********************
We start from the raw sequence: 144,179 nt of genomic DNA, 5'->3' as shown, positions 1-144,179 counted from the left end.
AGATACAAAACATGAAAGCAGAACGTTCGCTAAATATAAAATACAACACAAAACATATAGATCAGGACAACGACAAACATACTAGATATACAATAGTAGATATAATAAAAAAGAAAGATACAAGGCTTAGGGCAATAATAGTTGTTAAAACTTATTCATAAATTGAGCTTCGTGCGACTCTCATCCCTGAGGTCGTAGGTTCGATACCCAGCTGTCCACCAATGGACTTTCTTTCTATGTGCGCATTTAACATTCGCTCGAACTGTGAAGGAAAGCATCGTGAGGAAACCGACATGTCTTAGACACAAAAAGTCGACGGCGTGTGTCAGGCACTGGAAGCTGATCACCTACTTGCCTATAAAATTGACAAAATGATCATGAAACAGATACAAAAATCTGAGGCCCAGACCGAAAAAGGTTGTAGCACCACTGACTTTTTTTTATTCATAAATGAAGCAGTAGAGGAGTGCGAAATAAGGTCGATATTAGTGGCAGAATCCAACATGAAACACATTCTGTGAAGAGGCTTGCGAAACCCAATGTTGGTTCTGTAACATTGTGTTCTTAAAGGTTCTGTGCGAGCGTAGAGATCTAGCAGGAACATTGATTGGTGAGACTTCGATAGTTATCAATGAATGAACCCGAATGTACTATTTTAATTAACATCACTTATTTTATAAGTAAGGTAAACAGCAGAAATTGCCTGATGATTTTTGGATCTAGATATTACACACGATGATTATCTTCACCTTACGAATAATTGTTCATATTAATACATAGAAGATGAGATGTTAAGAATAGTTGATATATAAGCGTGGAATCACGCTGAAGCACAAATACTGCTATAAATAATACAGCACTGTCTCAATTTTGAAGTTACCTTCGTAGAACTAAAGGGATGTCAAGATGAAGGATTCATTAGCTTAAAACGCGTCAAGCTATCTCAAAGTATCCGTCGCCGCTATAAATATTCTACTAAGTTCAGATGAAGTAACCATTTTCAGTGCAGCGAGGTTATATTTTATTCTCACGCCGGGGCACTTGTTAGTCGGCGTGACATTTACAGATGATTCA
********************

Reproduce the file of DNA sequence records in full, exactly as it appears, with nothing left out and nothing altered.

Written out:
We start from the raw sequence: 144,179 nt of genomic DNA, 5'->3' as shown, positions 1-144,179 counted from the left end.
AGATACAAAACATGAAAGCAGAACGTTCGCTAAATATAAAATACAACACAAAACATATAGATCAGGACAACGACAAACATACTAGATATACAATAGTAGATATAATAAAAAAGAAAGATACAAGGCTTAGGGCAATAATAGTTGTTAAAACTTATTCATAAATTGAGCTTCGTGCGACTCTCATCCCTGAGGTCGTAGGTTCGATACCCAGCTGTCCACCAATGGACTTTCTTTCTATGTGCGCATTTAACATTCGCTCGAACTGTGAAGGAAAGCATCGTGAGGAAACCGACATGTCTTAGACACAAAAAGTCGACGGCGTGTGTCAGGCACTGGAAGCTGATCACCTACTTGCCTATAAAATTGACAAAATGATCATGAAACAGATACAAAAATCTGAGGCCCAGACCGAAAAAGGTTGTAGCACCACTGACTTTTTTTTATTCATAAATGAAGCAGTAGAGGAGTGCGAAATAAGGTCGATATTAGTGGCAGAATCCAACATGAAACACATTCTGTGAAGAGGCTTGCGAAACCCAATGTTGGTTCTGTAACATTGTGTTCTTAAAGGTTCTGTGCGAGCGTAGAGATCTAGCAGGAACATTGATTGGTGAGACTTCGATAGTTATCAATGAATGAACCCGAATGTACTATTTTAATTAACATCACTTATTTTATAAGTAAGGTAAACAGCAGAAATTGCCTGATGATTTTTGGATCTAGATATTACACACGATGATTATCTTCACCTTACGAATAATTGTTCATATTAATACATAGAAGATGAGATGTTAAGAATAGTTGATATATAAGCGTGGAATCACGCTGAAGCACAAATACTGCTATAAATAATACAGCACTGTCTCAATTTTGAAGTTACCTTCGTAGAACTAAAGGGATGTCAAGATGAAGGATTCATTAGCTTAAAACGCGTCAAGCTATCTCAAAGTATCCGTCGCCGCTATAAATATTCTACTAAGTTCAGATGAAGTAACCATTTTCAGTGCAGCGAGGTTATATTTTATTCTCACGCCGGGGCACTTGTTAGTCGGCGTGACATTTACAGATGATTCA